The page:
Legacies of other trade agreements that serve as a warning about the TPP have a history of displacing small farmers and destroying local food economies. Ten years following the passage of NAFTA (North American Free Trade Agreement) 1.5 million Mexican farmers became bankrupt because they could not compete with the highly subsidized US corn entering the Mexican market.

In the same 10 years Mexico went from a country virtually producing all of its own corn to a country that now imports at least half of this food staple. Mexican consumers are now paying higher prices for Monsanto’s GMO corn.

With little or no competition for large corporations Monsanto, DuPont and Syngenta now control 57 percent of the commercial food market.

While the TPP is in many ways like NAFTA and other existing trade agreements, it appears that the corporations have learned from previous experience. They are carefully crafting the TPP to insure that citizens of the involved countries have no control over food safety, what they will be eating, where it is grown, the conditions under which food is grown and the use of herbicides and pesticides.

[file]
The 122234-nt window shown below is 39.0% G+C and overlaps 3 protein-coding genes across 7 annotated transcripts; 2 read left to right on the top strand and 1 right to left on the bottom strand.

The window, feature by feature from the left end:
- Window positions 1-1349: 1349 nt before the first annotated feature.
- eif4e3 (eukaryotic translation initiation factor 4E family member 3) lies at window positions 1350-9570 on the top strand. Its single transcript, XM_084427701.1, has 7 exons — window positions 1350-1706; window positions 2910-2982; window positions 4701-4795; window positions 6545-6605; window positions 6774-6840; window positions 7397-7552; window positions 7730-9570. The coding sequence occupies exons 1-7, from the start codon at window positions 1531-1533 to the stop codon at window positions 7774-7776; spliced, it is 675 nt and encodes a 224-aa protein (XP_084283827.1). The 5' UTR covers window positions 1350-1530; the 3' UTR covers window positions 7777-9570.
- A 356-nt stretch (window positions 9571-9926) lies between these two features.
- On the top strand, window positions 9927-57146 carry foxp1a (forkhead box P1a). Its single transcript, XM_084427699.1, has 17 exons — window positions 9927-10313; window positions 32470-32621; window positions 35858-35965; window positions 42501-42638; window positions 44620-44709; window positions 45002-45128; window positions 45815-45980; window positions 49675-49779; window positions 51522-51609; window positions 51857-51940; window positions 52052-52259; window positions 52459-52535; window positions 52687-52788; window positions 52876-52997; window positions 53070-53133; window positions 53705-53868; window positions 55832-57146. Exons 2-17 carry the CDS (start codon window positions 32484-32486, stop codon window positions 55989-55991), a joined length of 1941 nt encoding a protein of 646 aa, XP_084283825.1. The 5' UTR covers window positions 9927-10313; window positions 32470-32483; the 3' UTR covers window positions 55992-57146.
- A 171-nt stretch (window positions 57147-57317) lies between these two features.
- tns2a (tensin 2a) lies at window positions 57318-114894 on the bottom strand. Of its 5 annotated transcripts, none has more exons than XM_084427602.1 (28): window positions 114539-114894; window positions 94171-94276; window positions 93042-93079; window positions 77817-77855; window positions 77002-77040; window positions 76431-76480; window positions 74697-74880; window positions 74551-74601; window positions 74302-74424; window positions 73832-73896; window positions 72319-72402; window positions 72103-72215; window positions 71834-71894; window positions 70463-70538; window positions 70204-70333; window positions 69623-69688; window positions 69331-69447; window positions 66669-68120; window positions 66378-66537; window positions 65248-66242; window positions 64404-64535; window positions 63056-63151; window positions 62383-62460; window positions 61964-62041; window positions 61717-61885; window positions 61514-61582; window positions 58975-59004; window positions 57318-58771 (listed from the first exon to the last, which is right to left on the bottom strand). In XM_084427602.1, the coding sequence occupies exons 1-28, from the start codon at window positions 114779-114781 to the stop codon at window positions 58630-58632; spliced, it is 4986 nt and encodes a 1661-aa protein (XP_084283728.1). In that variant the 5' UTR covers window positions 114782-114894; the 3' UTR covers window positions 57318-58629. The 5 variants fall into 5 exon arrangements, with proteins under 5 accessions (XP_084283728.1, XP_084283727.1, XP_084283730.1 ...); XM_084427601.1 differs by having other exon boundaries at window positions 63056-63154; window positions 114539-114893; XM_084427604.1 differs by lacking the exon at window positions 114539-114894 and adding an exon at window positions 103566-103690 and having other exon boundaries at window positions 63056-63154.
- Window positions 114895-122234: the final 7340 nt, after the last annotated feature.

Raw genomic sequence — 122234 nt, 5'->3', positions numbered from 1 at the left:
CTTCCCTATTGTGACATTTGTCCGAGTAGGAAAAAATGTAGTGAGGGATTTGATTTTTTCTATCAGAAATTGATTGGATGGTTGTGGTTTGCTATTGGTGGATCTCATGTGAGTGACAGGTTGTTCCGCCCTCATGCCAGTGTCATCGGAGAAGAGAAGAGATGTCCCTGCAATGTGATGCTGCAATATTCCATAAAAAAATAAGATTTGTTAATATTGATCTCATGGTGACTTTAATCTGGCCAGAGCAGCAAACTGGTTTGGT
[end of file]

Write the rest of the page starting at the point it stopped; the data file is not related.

If the TPP is adopted the door will be open wider for human rights and environmental abuse. Some of the things we should expect to see include:
  • more large scale farming and more monocultures;
  • destruction of local economies;
  • no input into how our food is grown or what we will be eating;
  • more deforestation;
  • increased use of herbicides and pesticides;
  • increased patenting of life forms;
  • more GMO plants and foods; and
  • no labeling of GMOs in food.
Together these are a step backwards for human rights and a giant step towards Monsanto’s control of our food.

Please pass the word to others about the TPP as most Americans are unaware of this trade agreement or its ominous effects if passed.

See also:
Ea O Ka Aina: Obama's Third World USA 5/18/13